International Festival Musique Actuelle Victoriaville, Day 3-5
A word of warning to the faint of heart: Saturday was Noise Improv day at the 22nd annual International Festival Musique Actuelle Victoriaville, and with one notable exception, it was defined almost exclusively by a kind of visceral emotional catharsis that made for an intense and often disturbing experience.
For the first time in the history of FIMAV, director Michel Levasseur enlisted an artist to curate a portion of the festival. Thurston Moore, best known as a member of Sonic Youth, is no stranger to the kind of extreme improvisation that challenges the senses and, for the most part, dispenses with commonly-held traditions like melody and rhythm. In contrast to the more form-intended concept of spontaneous composition, the groups that Moore chose to participate, along with his own project, "Dream Aktion Unit, were more concerned with broader brush strokes. They sacrified form in the pursuit of textural interests, creating a sonic collage where form was disregarded and something more vigorously spatial took its place.
Moore also chose a number of bands that covered a fairly broad spectrum of what might be considered a limited subgenre. Two groups took a 3 pm double bill and turned it into an almost nonstop maelstrom of sturm und drang. Hair Police, including guitarist/vocalist Mike Connoly, drummer Trevor Tremaine and electronics manipulator Robert Beatty, was perhaps the less successful of the two. Playing two extended pieces, the trio was characterized by an almost relentless onslaught of sound with little dynamic shift. The result appeared to be emotionally intense and rewarding for the group, but didn't translate particularly well offstage. Drums aside, the front was so dense that it was often difficult to tell where the sounds were coming from. Even Connoly's processed screams blended so closely with the rest of the sound coming off the stage that, unless one was paying attention, they were completely buried.
The festival programme describes Wolf Eyes as "part terrorist happening, part punk exorcism and part noise carnival. With regular member Aaron Dilloway on sabbatical, electronics manipulator/vocalist and saxophonist/electronics manipulator John Olson asked Mike Connoly to join them. Despite their extreme reputation, their set demonstrated more diversity and dynamics than Hair Police, giving the two long pieces more definition and flow.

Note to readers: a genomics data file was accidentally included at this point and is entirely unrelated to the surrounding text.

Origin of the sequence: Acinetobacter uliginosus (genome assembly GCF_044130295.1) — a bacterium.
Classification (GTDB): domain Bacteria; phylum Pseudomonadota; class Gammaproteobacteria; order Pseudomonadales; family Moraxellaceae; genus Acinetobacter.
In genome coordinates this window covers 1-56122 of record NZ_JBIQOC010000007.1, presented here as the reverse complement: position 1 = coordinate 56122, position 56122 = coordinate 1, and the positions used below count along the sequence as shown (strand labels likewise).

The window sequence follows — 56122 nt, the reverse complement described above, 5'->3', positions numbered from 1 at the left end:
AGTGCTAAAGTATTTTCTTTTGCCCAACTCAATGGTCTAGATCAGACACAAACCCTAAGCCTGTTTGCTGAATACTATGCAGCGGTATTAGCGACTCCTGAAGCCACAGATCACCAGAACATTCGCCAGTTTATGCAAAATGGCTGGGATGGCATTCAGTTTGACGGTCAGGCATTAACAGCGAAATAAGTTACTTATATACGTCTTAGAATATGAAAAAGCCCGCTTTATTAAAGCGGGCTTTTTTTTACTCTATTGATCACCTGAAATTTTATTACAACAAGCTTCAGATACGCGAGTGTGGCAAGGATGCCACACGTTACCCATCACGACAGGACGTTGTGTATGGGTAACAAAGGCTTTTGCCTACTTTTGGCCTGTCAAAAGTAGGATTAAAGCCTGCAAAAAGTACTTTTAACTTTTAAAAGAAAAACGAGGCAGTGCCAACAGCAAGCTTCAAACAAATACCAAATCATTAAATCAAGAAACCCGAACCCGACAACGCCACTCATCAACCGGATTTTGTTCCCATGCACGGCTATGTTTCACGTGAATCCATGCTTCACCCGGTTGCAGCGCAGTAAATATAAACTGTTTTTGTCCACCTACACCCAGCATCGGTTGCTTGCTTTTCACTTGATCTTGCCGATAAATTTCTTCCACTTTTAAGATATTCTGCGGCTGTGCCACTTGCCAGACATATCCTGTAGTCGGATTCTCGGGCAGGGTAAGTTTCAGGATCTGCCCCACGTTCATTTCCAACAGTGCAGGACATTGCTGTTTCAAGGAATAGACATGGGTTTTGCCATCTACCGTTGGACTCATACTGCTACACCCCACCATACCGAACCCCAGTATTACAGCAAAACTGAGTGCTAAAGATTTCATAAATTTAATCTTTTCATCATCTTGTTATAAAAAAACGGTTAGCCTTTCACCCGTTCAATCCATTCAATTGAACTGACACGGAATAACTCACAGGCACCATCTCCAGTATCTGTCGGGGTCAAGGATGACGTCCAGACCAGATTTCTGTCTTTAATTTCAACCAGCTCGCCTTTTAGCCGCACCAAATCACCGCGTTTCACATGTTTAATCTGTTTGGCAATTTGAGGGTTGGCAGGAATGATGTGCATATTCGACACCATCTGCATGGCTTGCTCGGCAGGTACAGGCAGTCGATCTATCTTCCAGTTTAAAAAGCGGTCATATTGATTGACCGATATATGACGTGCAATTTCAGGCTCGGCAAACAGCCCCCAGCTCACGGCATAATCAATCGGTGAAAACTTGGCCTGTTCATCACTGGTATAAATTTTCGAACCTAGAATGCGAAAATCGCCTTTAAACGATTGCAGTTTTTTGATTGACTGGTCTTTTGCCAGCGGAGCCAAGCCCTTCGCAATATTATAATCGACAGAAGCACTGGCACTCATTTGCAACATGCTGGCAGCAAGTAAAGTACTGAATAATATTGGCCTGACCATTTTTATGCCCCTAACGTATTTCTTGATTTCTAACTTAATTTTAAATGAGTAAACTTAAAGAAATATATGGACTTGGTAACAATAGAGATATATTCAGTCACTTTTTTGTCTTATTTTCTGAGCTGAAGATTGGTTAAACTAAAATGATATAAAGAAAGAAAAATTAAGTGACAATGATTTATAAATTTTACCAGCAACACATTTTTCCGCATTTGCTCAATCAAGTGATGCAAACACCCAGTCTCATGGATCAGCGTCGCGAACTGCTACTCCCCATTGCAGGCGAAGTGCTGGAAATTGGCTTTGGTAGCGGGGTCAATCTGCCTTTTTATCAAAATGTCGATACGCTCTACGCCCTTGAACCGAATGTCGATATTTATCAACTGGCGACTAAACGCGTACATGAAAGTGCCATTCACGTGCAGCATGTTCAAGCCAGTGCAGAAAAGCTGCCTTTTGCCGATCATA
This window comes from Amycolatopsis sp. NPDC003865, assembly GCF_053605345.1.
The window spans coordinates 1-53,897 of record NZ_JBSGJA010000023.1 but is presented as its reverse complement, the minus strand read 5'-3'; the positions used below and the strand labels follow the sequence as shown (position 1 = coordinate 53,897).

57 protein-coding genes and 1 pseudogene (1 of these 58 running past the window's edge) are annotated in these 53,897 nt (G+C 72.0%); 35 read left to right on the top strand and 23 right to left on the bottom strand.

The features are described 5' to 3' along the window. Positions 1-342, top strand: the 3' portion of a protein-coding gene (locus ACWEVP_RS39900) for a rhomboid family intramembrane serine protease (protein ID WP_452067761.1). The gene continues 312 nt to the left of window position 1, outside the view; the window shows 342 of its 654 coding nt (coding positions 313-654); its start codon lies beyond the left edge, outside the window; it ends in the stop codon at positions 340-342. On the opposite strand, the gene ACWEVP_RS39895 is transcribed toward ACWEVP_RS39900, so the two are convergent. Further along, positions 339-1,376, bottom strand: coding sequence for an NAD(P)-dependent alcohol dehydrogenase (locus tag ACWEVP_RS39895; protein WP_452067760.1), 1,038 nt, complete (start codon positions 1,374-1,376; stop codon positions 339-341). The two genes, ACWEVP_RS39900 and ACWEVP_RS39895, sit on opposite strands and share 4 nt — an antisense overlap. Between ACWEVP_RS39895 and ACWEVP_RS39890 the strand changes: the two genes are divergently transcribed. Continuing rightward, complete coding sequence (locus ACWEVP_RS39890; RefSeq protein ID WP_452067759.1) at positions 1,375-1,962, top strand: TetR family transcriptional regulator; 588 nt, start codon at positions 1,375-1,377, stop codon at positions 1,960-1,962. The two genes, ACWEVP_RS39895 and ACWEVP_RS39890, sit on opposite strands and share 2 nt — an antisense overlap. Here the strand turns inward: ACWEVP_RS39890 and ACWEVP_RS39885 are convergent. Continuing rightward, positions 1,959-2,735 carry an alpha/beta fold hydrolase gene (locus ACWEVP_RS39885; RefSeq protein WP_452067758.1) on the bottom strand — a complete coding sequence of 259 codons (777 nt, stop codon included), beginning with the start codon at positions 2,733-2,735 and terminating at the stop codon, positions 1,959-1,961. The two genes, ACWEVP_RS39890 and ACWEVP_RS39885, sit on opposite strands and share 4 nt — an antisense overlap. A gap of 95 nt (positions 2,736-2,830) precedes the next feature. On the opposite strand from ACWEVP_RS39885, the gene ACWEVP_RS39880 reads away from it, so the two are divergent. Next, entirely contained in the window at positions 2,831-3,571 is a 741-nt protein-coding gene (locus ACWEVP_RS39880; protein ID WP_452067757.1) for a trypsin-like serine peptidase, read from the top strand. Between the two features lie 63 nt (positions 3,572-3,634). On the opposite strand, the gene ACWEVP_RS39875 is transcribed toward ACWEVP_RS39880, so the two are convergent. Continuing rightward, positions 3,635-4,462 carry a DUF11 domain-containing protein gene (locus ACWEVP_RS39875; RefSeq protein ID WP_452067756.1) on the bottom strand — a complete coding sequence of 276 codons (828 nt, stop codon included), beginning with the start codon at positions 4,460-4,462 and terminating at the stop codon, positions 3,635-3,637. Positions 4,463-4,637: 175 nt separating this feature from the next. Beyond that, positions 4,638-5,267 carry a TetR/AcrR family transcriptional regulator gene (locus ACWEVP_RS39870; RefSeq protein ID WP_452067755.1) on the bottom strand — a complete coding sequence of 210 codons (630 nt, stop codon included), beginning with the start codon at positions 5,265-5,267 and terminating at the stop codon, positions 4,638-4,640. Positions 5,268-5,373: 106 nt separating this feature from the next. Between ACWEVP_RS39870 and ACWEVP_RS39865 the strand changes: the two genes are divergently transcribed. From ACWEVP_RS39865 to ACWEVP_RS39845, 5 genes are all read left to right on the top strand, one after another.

A big surprise was the appearance of saxophonist Anthony Braxton, apparently a fan of the band for some time, who met them at the hotel the previous night and not only agreed to sit in, but was excited to do so. While his furious runs were sometimes lost in the sheer volume, there was a moment of brief respite where, over a dark layer of electronics, he and Olson worked off each other, creating an uncharacteristically harmonic passage consisting of ever-shifting long tones that was in stark contrast to the bulk of the performance. Wolf Eyes was also texturally broader than Hair Policewith Olson playing some form of horn in addition to his saxophone, as well as some kind of rudimentary stick with strings attachedand, with their attention to dynamics as a means of dramatic conveyance, proved of greater interest.
The 5 pm show provided some needed respite from the sonic barrage of Hair Police and Wolf Eyes. Stefano Scodanibbio is a classical double-bassist from Italy who possesses the kind of remarkable technique that, in the hands of a lesser musician, might be an end in itself. But for Scodanibbiowho performed a short piece by Luciano Berio, "Sequenza 14, before presenting his 45 minute-long original composition, "Voyage That Never Ends facility is clearly only a means to a very musical end.
Scodanibbio's wide array of extended techniques was in evidence from the first moments of the performance. Tapping the neck with both hands, extracting oddly-placed harmonics and demonstrating ability for the subtlest of nuance with a bow, he took the Berio piece, originally written for cello but rearranged by Scodanibbio for bass, and made it a thing of beautya showcase for the broader potential of an instrument commonly misconstrued as somehow inherently self-limiting.
"Voyage That Never Ends, released in '98 on the New Albion label, gradually unfolded with a certain minimalist sensibility, demonstrating Scodanibbio's ability to build on a simple bow-defined rhythm by introducing harmonics and overtones to give the early part of the piece its shape. Even more than the Berio piece, Scodanibbio's clear control of the instrument during "Voyage That Never Ends resulted in a melodic and rhythm orchestration that turned his bass into an instrument of endless possibilities.